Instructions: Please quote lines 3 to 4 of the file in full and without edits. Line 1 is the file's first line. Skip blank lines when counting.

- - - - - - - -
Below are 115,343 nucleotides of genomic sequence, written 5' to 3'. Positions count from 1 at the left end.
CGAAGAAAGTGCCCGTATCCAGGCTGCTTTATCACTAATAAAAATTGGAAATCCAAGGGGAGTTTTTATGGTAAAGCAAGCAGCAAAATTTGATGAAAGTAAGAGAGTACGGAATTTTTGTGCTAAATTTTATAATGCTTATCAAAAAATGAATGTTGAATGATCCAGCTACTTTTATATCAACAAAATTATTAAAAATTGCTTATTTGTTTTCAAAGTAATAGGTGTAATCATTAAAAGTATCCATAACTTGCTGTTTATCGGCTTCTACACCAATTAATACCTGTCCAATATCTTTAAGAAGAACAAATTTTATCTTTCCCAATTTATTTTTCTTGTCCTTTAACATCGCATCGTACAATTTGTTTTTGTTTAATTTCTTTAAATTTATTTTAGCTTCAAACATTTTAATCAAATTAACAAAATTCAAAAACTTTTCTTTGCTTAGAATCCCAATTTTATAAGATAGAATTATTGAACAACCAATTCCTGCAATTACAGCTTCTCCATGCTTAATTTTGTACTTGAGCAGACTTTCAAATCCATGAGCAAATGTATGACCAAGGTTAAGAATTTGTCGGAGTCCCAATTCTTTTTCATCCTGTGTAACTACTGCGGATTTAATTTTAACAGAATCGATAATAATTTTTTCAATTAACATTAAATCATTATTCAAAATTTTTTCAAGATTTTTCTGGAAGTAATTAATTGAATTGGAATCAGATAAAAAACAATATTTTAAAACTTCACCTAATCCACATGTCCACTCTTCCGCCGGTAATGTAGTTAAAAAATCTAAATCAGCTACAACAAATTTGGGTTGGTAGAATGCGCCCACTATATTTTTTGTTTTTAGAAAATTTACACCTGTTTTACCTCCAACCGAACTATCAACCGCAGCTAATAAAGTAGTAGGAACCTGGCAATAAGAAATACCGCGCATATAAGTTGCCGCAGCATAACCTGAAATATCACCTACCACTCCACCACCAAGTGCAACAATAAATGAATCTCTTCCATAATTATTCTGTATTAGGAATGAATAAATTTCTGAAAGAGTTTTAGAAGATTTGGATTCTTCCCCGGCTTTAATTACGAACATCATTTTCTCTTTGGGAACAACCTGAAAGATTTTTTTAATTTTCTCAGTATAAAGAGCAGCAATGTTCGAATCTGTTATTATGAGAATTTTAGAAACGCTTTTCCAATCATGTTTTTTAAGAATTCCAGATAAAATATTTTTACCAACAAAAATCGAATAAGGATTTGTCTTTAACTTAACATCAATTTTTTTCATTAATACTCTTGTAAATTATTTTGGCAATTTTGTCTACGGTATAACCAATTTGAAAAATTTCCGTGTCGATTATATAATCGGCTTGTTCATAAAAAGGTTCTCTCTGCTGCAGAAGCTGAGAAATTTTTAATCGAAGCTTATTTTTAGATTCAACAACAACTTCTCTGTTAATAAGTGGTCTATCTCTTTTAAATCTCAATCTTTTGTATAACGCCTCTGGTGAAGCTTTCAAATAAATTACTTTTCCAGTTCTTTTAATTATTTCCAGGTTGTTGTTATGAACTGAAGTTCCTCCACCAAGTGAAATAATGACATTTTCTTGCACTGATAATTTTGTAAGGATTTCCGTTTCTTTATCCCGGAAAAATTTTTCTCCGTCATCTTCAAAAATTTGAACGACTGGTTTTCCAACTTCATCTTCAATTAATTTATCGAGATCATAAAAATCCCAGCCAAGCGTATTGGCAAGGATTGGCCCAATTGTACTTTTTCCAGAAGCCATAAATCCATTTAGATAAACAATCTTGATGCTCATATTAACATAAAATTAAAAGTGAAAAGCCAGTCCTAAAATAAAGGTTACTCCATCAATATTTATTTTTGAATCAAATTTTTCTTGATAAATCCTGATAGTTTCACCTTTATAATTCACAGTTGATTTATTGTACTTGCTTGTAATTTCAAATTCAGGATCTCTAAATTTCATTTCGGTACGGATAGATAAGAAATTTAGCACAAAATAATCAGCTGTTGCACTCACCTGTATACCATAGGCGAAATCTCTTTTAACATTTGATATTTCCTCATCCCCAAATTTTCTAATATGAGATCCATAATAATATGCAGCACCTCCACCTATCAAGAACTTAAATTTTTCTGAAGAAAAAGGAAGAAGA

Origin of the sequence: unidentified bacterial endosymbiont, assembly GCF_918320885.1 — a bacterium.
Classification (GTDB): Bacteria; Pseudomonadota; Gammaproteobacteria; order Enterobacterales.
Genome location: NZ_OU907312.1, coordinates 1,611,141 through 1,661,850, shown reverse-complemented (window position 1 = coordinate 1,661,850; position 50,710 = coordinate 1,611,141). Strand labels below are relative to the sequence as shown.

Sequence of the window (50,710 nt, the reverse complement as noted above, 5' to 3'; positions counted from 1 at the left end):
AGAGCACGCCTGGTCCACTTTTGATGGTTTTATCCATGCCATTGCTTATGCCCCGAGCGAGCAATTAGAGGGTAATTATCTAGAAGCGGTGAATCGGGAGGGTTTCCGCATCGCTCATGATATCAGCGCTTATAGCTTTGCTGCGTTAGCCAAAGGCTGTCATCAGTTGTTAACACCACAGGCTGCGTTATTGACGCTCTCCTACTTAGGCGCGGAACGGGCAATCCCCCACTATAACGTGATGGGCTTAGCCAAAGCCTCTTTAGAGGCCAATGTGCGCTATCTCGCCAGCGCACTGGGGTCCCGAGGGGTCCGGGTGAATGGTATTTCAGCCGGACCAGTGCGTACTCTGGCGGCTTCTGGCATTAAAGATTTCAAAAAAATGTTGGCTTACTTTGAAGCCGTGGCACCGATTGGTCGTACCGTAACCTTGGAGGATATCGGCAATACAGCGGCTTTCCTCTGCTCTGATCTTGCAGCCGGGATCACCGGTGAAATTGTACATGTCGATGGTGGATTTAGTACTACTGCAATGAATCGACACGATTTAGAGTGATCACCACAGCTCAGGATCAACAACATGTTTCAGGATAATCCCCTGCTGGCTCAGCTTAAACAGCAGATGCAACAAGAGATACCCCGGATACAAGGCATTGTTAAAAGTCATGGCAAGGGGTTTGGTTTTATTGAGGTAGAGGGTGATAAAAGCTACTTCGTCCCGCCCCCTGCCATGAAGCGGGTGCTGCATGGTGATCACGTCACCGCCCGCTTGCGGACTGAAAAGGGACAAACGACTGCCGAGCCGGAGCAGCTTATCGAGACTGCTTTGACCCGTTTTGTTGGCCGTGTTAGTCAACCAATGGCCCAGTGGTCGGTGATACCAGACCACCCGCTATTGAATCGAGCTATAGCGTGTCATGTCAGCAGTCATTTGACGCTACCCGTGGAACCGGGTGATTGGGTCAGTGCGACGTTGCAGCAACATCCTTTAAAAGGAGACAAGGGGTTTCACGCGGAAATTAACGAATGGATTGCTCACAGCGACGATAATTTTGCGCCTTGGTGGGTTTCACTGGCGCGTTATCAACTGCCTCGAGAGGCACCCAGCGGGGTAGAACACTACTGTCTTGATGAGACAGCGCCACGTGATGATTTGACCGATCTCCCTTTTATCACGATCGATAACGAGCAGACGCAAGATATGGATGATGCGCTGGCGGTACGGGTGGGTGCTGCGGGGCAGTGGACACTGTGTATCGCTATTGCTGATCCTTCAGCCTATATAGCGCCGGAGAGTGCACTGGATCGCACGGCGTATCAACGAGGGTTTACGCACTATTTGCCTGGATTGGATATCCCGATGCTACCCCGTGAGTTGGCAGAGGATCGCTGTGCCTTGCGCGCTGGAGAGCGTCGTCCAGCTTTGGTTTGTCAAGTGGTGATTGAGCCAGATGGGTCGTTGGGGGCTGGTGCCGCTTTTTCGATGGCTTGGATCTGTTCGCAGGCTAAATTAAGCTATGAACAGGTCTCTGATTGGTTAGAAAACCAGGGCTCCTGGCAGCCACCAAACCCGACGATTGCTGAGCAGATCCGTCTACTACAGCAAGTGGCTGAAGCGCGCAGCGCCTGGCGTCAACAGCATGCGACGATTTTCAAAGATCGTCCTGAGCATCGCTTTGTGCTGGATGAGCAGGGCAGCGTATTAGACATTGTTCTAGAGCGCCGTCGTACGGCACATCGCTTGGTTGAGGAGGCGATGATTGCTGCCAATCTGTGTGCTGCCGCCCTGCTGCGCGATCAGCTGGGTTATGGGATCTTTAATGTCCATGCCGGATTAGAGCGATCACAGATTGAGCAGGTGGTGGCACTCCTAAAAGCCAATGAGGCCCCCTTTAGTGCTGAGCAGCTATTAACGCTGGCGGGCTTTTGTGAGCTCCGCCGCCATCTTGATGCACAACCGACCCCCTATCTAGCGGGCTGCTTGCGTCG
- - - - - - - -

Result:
Origin of the sequence: unidentified bacterial endosymbiont, assembly GCF_918320885.1 — a bacterium.
Classification (GTDB): Bacteria; Pseudomonadota; Gammaproteobacteria; order Enterobacterales.